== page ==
They include samples with classifications of typical, low, and high. The model must classify them correctly to pass this validation challenge. Then, two other sets are also used for secondary validation. The first step of this secondary validation set is to challenge the model with hundreds of samples of a wider range, analyzed by high performance liquid chromatography (HPLC). Finally, all the prior production data are used to challenge the model; currently, this challenge set contains tens of thousands of spectra. Also included in this final data set is lot and batch variability to ensure robustness of the model and to capture maximum variability.
After the validation, the model is documented and installed and then enters the maintenance phase. Deployed models are monitored as part of continuous process verification. During each NIR run, the results from the PLS-LDA are shown in real time. Diagnostics for each batch are produced, which include run time results for all the analyses and trending reports on the batch. Another tool used in this phase is an annual parallel testing challenge. Non-standard sampling is also done, and finally, an annual product review report is produced. Deployed models are continuously monitored to understand the health of the model.
In the diagnostics, the spectrum is examined and two statistics are produced, one representing a lack of fit to the model and the other showing a measure of the variation in the sample from the center score. If either of these diagnostics exceeds the threshold, the result is suppressed and the system alarms to inform the operator that something is wrong.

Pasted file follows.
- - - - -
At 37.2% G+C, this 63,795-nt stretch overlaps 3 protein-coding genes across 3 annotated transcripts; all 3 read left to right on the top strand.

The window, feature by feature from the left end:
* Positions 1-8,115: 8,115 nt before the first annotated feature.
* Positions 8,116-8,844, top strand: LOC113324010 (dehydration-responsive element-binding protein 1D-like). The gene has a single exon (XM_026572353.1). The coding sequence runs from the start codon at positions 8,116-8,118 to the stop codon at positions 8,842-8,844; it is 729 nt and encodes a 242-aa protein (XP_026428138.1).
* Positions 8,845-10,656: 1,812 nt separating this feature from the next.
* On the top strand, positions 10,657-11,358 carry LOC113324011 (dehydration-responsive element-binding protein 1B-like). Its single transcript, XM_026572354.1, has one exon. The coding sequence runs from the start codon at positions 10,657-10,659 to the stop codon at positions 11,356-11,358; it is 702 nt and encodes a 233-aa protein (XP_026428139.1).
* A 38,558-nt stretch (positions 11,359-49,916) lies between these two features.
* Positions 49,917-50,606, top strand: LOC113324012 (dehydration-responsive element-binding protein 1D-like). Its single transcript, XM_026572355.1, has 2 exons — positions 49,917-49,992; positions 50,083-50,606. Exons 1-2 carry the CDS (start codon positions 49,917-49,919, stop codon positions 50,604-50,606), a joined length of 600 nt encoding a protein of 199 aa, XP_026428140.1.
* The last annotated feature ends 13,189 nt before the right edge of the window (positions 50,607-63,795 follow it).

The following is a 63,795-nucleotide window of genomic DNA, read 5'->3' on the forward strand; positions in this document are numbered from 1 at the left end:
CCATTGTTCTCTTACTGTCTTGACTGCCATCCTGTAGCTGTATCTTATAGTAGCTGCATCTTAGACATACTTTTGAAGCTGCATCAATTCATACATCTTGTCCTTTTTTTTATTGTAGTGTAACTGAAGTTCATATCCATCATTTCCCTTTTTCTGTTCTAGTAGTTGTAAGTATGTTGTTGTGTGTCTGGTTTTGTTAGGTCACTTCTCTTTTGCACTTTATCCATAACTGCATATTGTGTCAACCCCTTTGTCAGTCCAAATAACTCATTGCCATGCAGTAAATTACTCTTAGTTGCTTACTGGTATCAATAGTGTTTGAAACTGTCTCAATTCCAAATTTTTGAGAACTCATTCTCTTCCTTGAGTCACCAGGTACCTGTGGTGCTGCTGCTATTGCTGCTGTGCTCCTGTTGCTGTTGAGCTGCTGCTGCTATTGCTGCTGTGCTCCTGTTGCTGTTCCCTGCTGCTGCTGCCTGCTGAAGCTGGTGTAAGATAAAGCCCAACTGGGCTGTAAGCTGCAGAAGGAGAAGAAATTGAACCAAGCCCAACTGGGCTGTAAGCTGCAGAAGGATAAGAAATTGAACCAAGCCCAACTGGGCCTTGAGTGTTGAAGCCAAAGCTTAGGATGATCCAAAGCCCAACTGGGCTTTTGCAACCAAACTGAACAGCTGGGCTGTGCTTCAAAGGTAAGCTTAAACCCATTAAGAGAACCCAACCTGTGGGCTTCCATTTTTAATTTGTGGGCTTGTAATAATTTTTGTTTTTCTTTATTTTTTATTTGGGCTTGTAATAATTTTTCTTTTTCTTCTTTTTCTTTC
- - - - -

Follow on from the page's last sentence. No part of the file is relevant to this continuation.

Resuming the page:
The performance of the models is continuously monitored. When the model does not perform appropriately, such as when trends indicating poor operation are seen, a determination is made about whether an update to the model is necessary. The model can be updated using either ongoing data or historical data. In the redevelopment phase, the same steps as initially done are implemented, and the model goes through an extensive validation testing and peer review. Some of the types of changes that could be implemented at this point are adding new samples to capture more variability, varying the spectral range, or changing the spectra preprocessing, all of which may require notifying the appropriate regulatory agency. Changes in the model that involve the algorithm or technology require prior approval of the appropriate regulatory agency. Generally, those changes are only made if they show a significant improvement over the existing method.